Lord Bassam of Brighton: My Lords, I am grateful to the noble Lord, Lord Cope, for intervening in this way. I should like to thank him for giving me notice of his intention to do so. Like the noble Lord, I have read the press coverage. We have received many representations. We wish to be as helpful as we can. However, the public debate has revealed some very serious misunderstandings about the Bill. We must, first, try to correct those misunderstandings because some of them are ill judged, while others are misconceived. They are also beginning to skew somewhat the debate.

We are more than happy at all times to consider serious and properly argued amendments. Perhaps it is worth pointing out to your Lordships this afternoon that we are very much in listening mode on this Bill. However, we shall not be deflected from our course; nor shall we withdraw the Bill, as suggested in some of the wilder public comments. None of our industry contacts asks us to withdraw the Bill. They ask for it to be amended in many and various respects. We shall see what we can do in that regard.

As regards some of the misunderstandings in the media, it may be useful if I quote from a letter that my right honourable friend Jack Straw, the Home Secretary, has written in response to The Times editorial today, in which he runs through some of the myths:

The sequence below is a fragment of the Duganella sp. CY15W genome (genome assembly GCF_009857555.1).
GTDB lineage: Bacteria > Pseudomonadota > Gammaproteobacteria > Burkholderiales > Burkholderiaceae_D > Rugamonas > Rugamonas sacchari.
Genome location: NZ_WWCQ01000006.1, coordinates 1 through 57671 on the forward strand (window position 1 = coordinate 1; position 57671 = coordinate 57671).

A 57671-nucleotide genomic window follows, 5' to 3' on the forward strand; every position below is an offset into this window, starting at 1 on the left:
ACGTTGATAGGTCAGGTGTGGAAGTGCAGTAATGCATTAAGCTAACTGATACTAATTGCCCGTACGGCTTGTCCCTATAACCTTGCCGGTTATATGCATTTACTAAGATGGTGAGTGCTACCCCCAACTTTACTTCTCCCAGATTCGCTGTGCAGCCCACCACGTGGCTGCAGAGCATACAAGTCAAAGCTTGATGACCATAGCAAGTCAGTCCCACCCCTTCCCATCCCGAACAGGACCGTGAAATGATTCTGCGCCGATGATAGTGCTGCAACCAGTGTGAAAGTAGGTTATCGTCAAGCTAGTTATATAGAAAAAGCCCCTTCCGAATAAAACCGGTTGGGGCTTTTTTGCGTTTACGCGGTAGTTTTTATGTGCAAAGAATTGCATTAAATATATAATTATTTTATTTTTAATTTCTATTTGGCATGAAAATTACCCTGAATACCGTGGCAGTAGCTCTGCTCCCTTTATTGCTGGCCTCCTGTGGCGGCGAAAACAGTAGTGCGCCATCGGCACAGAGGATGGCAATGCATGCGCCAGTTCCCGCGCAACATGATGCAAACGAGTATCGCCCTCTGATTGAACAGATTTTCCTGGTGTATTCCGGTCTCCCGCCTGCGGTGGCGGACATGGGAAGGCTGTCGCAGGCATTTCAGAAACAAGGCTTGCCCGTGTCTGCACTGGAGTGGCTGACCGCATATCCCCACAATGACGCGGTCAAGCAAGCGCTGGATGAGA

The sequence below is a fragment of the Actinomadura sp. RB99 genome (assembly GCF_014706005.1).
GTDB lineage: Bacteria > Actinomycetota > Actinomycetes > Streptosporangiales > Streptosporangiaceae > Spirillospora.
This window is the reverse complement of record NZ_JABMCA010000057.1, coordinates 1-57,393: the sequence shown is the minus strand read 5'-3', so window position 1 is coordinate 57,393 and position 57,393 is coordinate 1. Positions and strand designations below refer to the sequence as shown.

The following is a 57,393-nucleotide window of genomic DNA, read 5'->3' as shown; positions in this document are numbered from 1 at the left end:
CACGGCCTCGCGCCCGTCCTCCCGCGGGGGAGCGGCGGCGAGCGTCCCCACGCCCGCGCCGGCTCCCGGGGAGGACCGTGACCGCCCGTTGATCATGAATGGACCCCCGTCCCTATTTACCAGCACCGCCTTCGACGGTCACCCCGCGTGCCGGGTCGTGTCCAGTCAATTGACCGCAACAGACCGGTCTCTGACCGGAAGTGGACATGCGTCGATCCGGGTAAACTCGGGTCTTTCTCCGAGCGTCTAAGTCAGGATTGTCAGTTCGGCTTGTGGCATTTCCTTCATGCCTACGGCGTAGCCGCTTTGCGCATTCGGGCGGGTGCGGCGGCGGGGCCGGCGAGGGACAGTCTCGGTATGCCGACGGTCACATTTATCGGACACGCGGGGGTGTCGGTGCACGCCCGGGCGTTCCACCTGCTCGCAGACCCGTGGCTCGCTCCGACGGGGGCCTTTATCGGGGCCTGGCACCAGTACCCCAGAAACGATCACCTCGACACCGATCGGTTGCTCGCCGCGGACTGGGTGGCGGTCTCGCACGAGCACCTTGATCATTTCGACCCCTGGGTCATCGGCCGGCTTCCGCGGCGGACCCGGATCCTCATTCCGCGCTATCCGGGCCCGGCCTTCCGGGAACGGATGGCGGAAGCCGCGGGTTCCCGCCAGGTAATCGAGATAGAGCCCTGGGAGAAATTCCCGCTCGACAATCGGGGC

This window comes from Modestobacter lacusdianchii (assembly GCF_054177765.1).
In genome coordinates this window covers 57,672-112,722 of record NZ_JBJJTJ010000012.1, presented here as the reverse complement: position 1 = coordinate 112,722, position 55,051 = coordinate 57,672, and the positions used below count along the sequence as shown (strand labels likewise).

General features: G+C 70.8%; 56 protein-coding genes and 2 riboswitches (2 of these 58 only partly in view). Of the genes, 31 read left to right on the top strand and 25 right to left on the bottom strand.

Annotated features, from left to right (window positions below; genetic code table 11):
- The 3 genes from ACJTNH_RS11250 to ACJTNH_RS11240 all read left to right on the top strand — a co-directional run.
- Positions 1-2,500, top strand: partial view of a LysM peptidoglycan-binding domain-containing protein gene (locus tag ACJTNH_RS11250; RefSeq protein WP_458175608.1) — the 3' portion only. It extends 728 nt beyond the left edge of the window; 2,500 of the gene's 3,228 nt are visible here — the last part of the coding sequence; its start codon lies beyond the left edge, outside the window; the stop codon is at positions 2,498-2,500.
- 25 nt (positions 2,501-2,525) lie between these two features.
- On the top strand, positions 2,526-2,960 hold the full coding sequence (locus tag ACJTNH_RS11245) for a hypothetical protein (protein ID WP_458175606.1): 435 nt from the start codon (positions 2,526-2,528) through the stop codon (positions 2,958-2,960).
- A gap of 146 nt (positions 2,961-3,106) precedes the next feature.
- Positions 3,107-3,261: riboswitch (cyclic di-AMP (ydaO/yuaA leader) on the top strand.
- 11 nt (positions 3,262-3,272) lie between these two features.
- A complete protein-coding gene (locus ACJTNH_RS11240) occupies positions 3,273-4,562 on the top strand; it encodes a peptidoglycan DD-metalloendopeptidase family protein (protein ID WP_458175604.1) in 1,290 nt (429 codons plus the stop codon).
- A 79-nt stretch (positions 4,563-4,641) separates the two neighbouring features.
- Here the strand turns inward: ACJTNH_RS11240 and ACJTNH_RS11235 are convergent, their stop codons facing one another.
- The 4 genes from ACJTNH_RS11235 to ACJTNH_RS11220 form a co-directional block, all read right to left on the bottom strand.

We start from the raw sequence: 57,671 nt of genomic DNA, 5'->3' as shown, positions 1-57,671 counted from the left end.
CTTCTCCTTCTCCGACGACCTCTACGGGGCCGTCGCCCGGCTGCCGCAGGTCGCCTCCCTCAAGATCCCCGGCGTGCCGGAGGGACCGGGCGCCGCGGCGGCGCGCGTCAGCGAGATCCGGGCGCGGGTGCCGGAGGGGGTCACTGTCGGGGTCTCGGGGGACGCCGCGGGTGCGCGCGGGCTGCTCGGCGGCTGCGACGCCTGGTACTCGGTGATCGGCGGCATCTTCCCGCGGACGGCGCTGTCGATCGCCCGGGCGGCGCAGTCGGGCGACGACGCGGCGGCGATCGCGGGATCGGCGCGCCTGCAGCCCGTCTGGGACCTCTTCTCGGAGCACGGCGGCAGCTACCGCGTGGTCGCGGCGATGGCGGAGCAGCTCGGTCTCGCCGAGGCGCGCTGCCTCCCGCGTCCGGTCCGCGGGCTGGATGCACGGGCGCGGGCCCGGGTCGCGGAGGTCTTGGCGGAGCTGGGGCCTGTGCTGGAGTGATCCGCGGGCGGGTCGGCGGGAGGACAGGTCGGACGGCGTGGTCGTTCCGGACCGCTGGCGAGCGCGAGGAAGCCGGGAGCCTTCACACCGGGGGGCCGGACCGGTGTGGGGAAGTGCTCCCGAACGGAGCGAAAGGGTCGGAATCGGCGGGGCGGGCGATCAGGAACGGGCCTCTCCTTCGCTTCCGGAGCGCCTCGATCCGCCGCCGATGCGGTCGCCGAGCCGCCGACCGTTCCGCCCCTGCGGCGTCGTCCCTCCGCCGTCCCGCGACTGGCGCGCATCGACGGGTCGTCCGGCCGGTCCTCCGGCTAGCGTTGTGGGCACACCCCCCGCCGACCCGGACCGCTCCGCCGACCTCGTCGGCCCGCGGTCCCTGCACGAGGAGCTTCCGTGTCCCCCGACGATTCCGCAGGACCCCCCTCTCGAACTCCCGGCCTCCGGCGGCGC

"The first myth is that the Bill requires all Internet service providers in the UK to install black boxes with a link to the Security Service to monitor traffic. This is completely untrue. The Bill introduces comprehensive statutory controls for the first time governing access to data, such as billing records. Access must be properly authorised for specified purposes only. This is subject to independent oversight ... The second myth is that the Bill criminalises the innocent user of technology. Again, this is wholly wrong. It targets the serious criminal. There is a sanction for not complying with a decryption notice. But the burden is on the prosecution to prove beyond reasonable doubt that a person has, or has had, possession of a decryption key. Forgetting passwords or keys is a reasonable thing to do, so the Bill includes statutory defences for such cases".